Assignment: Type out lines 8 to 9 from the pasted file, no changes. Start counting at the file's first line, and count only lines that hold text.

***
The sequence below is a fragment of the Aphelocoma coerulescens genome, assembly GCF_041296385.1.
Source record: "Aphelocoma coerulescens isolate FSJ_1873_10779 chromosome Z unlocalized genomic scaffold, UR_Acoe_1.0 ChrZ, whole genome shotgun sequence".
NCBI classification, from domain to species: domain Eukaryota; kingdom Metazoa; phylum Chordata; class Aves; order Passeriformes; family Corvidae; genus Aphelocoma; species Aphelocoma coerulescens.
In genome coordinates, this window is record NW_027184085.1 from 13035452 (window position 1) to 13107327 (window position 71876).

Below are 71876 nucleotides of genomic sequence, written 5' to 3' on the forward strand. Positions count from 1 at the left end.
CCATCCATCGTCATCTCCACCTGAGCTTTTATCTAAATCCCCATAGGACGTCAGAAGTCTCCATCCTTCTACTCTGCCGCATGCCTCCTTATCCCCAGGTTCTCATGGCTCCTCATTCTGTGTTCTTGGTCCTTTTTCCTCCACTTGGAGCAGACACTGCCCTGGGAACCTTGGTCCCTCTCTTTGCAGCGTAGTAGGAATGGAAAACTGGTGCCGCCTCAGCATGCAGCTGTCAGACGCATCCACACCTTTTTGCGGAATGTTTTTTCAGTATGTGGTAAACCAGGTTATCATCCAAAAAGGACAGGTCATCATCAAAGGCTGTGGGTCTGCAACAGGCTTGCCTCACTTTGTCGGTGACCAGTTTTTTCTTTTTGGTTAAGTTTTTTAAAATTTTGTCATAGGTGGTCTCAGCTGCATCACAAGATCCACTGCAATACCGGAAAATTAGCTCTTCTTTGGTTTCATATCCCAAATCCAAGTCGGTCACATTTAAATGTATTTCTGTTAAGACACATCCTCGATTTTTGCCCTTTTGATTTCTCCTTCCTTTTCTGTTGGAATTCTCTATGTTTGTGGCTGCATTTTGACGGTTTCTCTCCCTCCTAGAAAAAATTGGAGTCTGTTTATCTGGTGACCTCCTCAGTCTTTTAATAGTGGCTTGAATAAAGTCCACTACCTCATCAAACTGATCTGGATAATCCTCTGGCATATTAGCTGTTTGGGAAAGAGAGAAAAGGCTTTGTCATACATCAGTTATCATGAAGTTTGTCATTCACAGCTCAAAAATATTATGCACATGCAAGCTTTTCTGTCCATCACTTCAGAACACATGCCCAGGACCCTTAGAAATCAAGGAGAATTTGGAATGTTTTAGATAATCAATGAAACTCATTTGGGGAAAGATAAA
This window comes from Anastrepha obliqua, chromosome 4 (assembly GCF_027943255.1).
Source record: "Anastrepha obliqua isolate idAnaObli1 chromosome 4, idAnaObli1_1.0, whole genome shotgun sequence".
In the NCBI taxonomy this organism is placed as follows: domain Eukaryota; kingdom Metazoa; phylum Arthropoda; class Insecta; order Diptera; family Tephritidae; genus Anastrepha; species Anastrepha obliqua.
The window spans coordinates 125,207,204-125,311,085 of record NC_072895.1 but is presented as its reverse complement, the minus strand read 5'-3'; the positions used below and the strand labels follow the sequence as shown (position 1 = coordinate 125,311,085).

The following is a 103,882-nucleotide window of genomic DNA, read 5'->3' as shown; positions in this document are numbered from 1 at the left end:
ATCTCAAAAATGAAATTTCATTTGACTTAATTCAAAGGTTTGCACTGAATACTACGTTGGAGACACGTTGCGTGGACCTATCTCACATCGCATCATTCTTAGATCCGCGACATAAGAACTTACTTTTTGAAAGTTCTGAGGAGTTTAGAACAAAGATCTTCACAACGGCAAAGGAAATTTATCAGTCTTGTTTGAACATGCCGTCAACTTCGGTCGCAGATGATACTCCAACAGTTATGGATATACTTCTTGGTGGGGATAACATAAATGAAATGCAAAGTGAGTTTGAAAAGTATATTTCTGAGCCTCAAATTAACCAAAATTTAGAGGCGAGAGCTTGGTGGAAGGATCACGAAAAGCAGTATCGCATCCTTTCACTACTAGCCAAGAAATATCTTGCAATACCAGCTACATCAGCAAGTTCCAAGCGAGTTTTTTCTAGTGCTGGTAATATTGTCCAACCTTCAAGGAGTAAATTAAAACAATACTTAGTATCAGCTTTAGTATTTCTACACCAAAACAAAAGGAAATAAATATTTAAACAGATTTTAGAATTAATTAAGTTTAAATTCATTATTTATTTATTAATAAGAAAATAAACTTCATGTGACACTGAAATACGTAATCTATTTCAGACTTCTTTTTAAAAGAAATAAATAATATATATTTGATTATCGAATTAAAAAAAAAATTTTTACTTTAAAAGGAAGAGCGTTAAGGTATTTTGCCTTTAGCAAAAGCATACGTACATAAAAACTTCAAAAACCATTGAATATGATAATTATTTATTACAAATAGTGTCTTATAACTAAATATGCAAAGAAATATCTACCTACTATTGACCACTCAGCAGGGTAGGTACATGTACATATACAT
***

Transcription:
Source record: "Anastrepha obliqua isolate idAnaObli1 chromosome 4, idAnaObli1_1.0, whole genome shotgun sequence".
In the NCBI taxonomy this organism is placed as follows: domain Eukaryota; kingdom Metazoa; phylum Arthropoda; class Insecta; order Diptera; family Tephritidae; genus Anastrepha; species Anastrepha obliqua.